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Chronicling the collapse of a failed society
The only surprising thing about this incident is that it hasn’t happened more often:
Uninsured Man Robs Bank of $1 to Gain Prison Medical Coverage
A North Carolina man who had no health insurance has admitted to recently robbing a bank of one dollar in order to be sent to jail to get free medical coverage. James Verone, a laid-off employee of Coca Cola, recently noticed a protrusion in his chest and had developed arthritis and carpal tunnel syndrome. Without health insurance or money for private care, Verone concluded his best option would be to go to prison. Verone told a local newspaper, “The pain was beyond the tolerance that I could accept. I kind of hit a brick wall with everything.” Since being held in jail he has seen several nurses and has an appointment with a doctor Friday.
The story communicates much about our society. A giant, multinational, multi-billion dollar corporation laid off an employee, leaving him without income and without access to medical care. Verone was then sentenced to prison for stealing $1 from a bank, an ironic development considering that banks prosper by stealing money from people in any way they can. As an ordinary law-abiding citizen Verone was not afforded the access to health care, but somehow criminals are deemed worthy of this most basic of human rights.
What the hell is wrong with us?
Corporations and banking institutions are granted free reign in their relentless pursuit of profits, and all other considerations – including human rights – are relegated to the sidelines. We do not know for certain the reasons why Coca Cola dismissed Verone, but how is it that one of the world’s most profitable corporations can lay off an individual without providing adequate compensation for him to survive while searching for a new job? The scenario is complicated even further by the fact that Verone then became seriously ill, yet in our barbaric society he lacked access to health care. Coca Cola’s dismissal of Verone is therefore that much more inhumane; even if they were unaware of his illness, they surely understood the grim of reality of being unemployed and uninsured, and facing the specter of poor health. And yet the actions of Coca Cola are never questioned – whatever is done in the pursuit of profit is always, it seems, justified.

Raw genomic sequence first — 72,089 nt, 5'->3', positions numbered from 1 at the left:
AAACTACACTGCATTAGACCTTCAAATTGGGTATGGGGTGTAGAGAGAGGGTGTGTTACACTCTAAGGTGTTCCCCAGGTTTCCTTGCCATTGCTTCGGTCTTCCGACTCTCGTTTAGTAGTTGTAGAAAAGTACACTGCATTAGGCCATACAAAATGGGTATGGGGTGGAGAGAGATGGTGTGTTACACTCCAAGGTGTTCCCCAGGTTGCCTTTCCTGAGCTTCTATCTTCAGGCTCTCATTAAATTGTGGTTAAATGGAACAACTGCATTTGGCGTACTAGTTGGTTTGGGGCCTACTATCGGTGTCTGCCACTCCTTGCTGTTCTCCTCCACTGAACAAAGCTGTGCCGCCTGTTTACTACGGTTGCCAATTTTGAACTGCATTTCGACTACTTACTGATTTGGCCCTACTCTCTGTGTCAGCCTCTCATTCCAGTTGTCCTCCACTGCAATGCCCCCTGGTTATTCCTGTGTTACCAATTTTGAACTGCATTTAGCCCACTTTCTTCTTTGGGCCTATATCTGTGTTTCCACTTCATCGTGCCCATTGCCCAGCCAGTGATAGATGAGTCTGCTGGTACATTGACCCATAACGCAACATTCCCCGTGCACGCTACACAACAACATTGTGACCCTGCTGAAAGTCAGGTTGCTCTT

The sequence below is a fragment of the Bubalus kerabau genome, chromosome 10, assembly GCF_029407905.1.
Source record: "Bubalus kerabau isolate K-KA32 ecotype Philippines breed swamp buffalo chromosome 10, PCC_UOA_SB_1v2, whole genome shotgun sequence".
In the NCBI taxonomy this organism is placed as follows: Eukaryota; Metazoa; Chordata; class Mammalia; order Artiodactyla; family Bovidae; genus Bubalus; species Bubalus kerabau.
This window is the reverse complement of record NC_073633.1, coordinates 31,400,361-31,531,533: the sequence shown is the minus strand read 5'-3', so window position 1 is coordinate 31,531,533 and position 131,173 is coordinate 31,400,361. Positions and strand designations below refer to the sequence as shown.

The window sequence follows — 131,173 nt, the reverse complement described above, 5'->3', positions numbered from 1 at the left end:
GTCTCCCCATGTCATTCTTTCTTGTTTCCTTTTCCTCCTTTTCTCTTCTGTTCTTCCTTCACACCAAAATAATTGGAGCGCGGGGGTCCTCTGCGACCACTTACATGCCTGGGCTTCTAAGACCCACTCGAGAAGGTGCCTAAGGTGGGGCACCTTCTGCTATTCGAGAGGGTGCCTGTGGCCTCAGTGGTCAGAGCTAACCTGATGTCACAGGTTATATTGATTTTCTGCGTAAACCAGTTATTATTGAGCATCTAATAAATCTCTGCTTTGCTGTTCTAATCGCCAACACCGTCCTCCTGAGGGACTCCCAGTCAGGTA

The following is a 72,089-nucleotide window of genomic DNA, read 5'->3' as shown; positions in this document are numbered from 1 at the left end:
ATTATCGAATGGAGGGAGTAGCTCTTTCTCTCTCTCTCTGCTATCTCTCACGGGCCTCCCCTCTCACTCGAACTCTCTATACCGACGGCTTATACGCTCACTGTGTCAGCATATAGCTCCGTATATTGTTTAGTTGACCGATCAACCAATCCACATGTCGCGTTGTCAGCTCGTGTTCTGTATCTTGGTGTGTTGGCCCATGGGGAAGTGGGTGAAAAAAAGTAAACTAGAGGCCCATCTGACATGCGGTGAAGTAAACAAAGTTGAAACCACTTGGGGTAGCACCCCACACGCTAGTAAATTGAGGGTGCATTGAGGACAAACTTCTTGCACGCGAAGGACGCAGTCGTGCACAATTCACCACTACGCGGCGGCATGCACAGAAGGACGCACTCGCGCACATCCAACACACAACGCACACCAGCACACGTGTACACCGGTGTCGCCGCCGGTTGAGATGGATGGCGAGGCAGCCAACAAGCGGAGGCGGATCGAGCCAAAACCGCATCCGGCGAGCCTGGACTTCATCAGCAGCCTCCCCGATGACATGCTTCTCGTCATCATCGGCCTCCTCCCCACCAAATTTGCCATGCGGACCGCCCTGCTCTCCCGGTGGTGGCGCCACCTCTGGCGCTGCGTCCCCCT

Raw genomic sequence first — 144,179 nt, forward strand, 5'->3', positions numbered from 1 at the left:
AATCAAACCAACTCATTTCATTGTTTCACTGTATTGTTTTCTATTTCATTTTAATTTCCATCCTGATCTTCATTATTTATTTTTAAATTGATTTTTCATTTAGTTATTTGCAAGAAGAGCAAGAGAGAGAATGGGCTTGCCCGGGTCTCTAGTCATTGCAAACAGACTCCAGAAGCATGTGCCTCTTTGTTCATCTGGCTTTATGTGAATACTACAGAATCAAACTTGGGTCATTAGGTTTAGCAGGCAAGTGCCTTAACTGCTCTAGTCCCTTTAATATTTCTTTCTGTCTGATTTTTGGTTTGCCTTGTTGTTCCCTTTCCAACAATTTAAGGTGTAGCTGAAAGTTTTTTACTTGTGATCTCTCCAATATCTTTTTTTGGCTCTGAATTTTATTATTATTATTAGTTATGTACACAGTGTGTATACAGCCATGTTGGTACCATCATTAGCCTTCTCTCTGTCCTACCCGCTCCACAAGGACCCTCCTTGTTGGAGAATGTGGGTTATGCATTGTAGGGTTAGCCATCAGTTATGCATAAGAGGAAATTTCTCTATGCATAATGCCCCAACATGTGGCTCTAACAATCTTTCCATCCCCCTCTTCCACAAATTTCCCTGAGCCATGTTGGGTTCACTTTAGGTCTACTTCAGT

But this of course is just the start of the story. Verone was then sentenced to prison for stealing from an institution of mass thievery. In actuality, he merely reclaimed a dollar which was undoubtedly obtained by dubious means in the first place. Banks thrive on swindling citizens out of money at every opportunity. If ordinary citizens acted in the same manner they would be called criminals and thieves – as Verone was – but in America we call them bankers.
But banks wield immense power in our society, so their actions are beyond reprimand. Their loyal cronies within the various law enforcement agencies – agencies which exist almost solely to protect the riches of the wealthy – then apprehended the hapless Verone and sentenced him to prison. Now as a ward of the government, and quite possibly a for-profit, corporate-owned prison, Verone was suddenly entitled to the basic human right of health care that tens of millions of ordinary Americans lack. Why is it that we recognize a “criminal’s” right to health care, but not that of ordinary hard-working citizens?
The true criminals here are the corporate entities which have created and maintained a system which allows scenarios such as this to develop at all. If access to health care, housing, and adequate employment were considered universal human rights – as they should be – then Verone would never have been forced to stoop to such humiliating tactics. And yet today Verone sits behind bars while the profiteers continue to reap billions, crushing the lives of anyone who happens to stand in their path.
But such is the Capitalist way.